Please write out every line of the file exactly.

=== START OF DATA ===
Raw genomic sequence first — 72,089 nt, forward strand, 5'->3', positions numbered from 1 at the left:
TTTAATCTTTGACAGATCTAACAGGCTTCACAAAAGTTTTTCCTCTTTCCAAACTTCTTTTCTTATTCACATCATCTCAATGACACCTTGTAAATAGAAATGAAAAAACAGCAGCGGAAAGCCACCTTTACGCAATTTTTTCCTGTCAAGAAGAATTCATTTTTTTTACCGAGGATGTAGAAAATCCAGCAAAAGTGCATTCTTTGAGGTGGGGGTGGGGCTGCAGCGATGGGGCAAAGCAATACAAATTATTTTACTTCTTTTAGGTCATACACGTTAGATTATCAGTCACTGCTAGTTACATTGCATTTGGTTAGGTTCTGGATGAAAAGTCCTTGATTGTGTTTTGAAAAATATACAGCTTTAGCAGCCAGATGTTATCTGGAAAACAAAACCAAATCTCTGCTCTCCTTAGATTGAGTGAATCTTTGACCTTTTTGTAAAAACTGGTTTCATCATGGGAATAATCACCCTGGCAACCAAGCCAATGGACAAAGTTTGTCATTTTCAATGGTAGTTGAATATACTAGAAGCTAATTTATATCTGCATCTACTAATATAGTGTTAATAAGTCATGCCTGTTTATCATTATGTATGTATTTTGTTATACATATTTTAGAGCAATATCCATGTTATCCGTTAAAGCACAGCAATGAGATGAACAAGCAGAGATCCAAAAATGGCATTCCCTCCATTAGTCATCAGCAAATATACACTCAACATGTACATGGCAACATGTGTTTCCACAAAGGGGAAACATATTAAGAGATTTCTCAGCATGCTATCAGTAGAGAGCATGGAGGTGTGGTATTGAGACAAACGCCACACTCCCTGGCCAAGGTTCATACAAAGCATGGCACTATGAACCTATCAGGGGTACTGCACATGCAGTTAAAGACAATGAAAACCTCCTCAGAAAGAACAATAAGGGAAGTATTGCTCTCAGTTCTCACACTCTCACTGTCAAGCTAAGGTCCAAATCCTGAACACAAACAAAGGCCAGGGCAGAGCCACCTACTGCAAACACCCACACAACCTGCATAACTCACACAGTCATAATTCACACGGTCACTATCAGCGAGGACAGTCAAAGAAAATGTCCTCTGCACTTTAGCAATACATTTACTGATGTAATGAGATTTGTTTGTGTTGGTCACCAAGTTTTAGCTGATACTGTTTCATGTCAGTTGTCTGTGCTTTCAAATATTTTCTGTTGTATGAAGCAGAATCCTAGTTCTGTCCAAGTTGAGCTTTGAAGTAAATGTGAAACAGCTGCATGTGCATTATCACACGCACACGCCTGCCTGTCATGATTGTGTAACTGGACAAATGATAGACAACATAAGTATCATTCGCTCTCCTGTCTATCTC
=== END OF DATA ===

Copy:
Raw genomic sequence first — 72,089 nt, forward strand, 5'->3', positions numbered from 1 at the left:
TTTAATCTTTGACAGATCTAACAGGCTTCACAAAAGTTTTTCCTCTTTCCAAACTTCTTTTCTTATTCACATCATCTCAATGACACCTTGTAAATAGAAATGAAAAAACAGCAGCGGAAAGCCACCTTTACGCAATTTTTTCCTGTCAAGAAGAATTCATTTTTTTTACCGAGGATGTAGAAAATCCAGCAAAAGTGCATTCTTTGAGGTGGGGGTGGGGCTGCAGCGATGGGGCAAAGCAATACAAATTATTTTACTTCTTTTAGGTCATACACGTTAGATTATCAGTCACTGCTAGTTACATTGCATTTGGTTAGGTTCTGGATGAAAAGTCCTTGATTGTGTTTTGAAAAATATACAGCTTTAGCAGCCAGATGTTATCTGGAAAACAAAACCAAATCTCTGCTCTCCTTAGATTGAGTGAATCTTTGACCTTTTTGTAAAAACTGGTTTCATCATGGGAATAATCACCCTGGCAACCAAGCCAATGGACAAAGTTTGTCATTTTCAATGGTAGTTGAATATACTAGAAGCTAATTTATATCTGCATCTACTAATATAGTGTTAATAAGTCATGCCTGTTTATCATTATGTATGTATTTTGTTATACATATTTTAGAGCAATATCCATGTTATCCGTTAAAGCACAGCAATGAGATGAACAAGCAGAGATCCAAAAATGGCATTCCCTCCATTAGTCATCAGCAAATATACACTCAACATGTACATGGCAACATGTGTTTCCACAAAGGGGAAACATATTAAGAGATTTCTCAGCATGCTATCAGTAGAGAGCATGGAGGTGTGGTATTGAGACAAACGCCACACTCCCTGGCCAAGGTTCATACAAAGCATGGCACTATGAACCTATCAGGGGTACTGCACATGCAGTTAAAGACAATGAAAACCTCCTCAGAAAGAACAATAAGGGAAGTATTGCTCTCAGTTCTCACACTCTCACTGTCAAGCTAAGGTCCAAATCCTGAACACAAACAAAGGCCAGGGCAGAGCCACCTACTGCAAACACCCACACAACCTGCATAACTCACACAGTCATAATTCACACGGTCACTATCAGCGAGGACAGTCAAAGAAAATGTCCTCTGCACTTTAGCAATACATTTACTGATGTAATGAGATTTGTTTGTGTTGGTCACCAAGTTTTAGCTGATACTGTTTCATGTCAGTTGTCTGTGCTTTCAAATATTTTCTGTTGTATGAAGCAGAATCCTAGTTCTGTCCAAGTTGAGCTTTGAAGTAAATGTGAAACAGCTGCATGTGCATTATCACACGCACACGCCTGCCTGTCATGATTGTGTAACTGGACAAATGATAGACAACATAAGTATCATTCGCTCTCCTGTCTATCTC